Current Microscopy Techniques News and Events

Current Microscopy Techniques News and Events, Microscopy Techniques News Articles.
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3D biopsies to better understand brain tumors
Researchers at the Institut de Neurociències of the Universitat Autònoma de Barcelona (INc-UAB) obtained a highly accurate recreation of human glioblastoma's features using a novel 3D microscopy analysis. The study, published in the journal Acta Neuropathologica Communications, provides new information to help with the diagnose, by finding therapeutical targets and designing immunotherapeutical strategies. (2021-02-19)

A new piece of the HIV infection puzzle explored
Researchers from the European Molecular Biology Laboratory and Heidelberg University Hospital combine high-resolution imaging to observe the infection process in cell nuclei, opening the door for new therapeutics. (2021-02-18)

Capturing the contours of live cells with novel nanoimaging technique using graphene
Researchers from DGIST have now found a way to keep living, wet cells viable in an ultra-high-vacuum environment, using graphene, allowing--like never before--accurate high-resolution visualization of the undistorted molecular structure and distribution of lipids in cell membranes. This could enhance our bioimaging abilities considerably, improving our understanding of mechanisms underlying complex diseases such as cancers and Alzheimer's. (2021-02-17)

A 'twisted elevator' could be key to understanding neurological diseases
For the first time, researchers have found one of the most important molecular machines in our cells uses a 'twisting elevator' mechanism, solving a mystery of how it transports crucial chemical signals from one cell to another. (2021-02-17)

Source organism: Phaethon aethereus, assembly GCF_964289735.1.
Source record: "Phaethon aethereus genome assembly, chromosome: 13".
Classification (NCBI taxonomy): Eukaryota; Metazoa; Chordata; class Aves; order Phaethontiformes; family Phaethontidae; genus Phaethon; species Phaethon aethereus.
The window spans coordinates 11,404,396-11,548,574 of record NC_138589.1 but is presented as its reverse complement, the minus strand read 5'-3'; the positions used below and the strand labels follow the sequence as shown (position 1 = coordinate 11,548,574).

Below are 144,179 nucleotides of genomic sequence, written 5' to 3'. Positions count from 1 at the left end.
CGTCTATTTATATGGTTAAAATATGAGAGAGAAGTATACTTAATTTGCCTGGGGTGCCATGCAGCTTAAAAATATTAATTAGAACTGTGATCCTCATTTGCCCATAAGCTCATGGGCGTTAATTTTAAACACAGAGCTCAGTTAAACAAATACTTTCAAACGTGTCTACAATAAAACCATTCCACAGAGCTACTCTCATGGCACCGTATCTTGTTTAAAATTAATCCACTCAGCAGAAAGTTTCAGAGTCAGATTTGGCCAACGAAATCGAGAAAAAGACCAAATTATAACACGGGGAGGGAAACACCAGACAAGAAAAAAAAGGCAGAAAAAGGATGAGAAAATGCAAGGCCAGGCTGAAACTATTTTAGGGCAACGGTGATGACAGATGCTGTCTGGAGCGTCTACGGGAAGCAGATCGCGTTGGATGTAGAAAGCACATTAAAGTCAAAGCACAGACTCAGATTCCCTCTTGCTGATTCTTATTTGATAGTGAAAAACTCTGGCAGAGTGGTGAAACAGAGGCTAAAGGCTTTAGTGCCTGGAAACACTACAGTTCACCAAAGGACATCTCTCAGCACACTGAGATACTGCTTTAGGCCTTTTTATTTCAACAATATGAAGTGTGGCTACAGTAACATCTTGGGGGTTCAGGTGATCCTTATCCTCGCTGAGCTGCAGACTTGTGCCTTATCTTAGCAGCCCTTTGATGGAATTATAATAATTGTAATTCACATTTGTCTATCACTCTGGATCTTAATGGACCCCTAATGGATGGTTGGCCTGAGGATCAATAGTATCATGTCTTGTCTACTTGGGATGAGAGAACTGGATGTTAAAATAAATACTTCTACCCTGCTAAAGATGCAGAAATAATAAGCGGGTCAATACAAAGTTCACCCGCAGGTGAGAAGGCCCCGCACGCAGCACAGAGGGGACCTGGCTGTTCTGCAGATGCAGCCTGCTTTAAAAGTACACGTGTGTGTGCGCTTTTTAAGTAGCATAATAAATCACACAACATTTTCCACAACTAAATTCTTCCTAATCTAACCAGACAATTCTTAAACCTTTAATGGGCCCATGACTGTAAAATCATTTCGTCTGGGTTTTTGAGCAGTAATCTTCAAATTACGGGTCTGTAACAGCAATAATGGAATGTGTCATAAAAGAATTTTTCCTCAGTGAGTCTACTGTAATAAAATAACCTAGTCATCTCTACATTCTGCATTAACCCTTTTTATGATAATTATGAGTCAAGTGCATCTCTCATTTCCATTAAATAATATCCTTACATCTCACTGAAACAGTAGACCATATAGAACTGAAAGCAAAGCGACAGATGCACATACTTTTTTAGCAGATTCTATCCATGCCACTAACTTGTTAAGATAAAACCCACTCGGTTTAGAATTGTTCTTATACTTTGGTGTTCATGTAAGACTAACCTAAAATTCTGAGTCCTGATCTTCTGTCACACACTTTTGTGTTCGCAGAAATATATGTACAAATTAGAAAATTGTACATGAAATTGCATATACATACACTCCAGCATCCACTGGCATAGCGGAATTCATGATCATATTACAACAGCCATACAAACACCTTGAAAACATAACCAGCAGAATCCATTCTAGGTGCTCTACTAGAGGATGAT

Upending complex crystal formation
PNNL researchers discover a new route to forming complex crystals. (2021-02-17)

3D microscopy clarifies understanding of body's immune response to obesity
Researchers who focus on fat know that some adipose tissue is more prone to inflammation-related comorbidities than others, but the reasons why are not well understood. Thanks to a new analytical technique, scientists are getting a clearer view of the microenvironments found within adipose tissue associated with obesity. This advance may illuminate why some adipose tissues are more prone to inflammation - leading to diseases like type 2 diabetes, cancer and cardiovascular disorders - and help direct future drug therapies to treat obesity. (2021-02-17)

New microscopy analysis allows discovery of central adhesion complex
Researchers at University of Münster and the Max Planck Institute of Biochemistry have developed a method for determining the arrangement and density of individual proteins in cells. In this way, they were able to prove the existence of an adhesion complex consisting of three proteins. (2021-02-15)

Vibrating 2D materials
Two-dimensional materials hold out hope for many technical applications. An international research team now has determined for the first time how strongly 2D materials vibrate when electronically excited with light. (2021-02-11)

Metabolism: Researchers first to shed light on structure of huge enzyme complex
A new method has enabled the natural structure of particularly large and complex enzymes to be revealed. Scientists at Martin Luther University Halle-Wittenberg (MLU) and TU Berlin have published their findings in the journal Cell Reports. They investigated a multi-enzyme complex that plays an essential role in metabolism and have discovered that it functions differently than previously thought. This will help scientists better understand certain diseases. (2021-02-10)

Study reveals platinum's role in clean fuel conversion
Scientists at the US Department of Energy's Brookhaven National Laboratory, Stony Brook University (SBU), and other collaborating institutions have uncovered dynamic, atomic-level details of how an important platinum-based catalyst works in the water gas shift reaction. The experiments provide definitive evidence that only certain platinum atoms play an important role in the chemical conversion, and could therefore guide the design of catalysts that use less of this precious metal. (2021-02-10)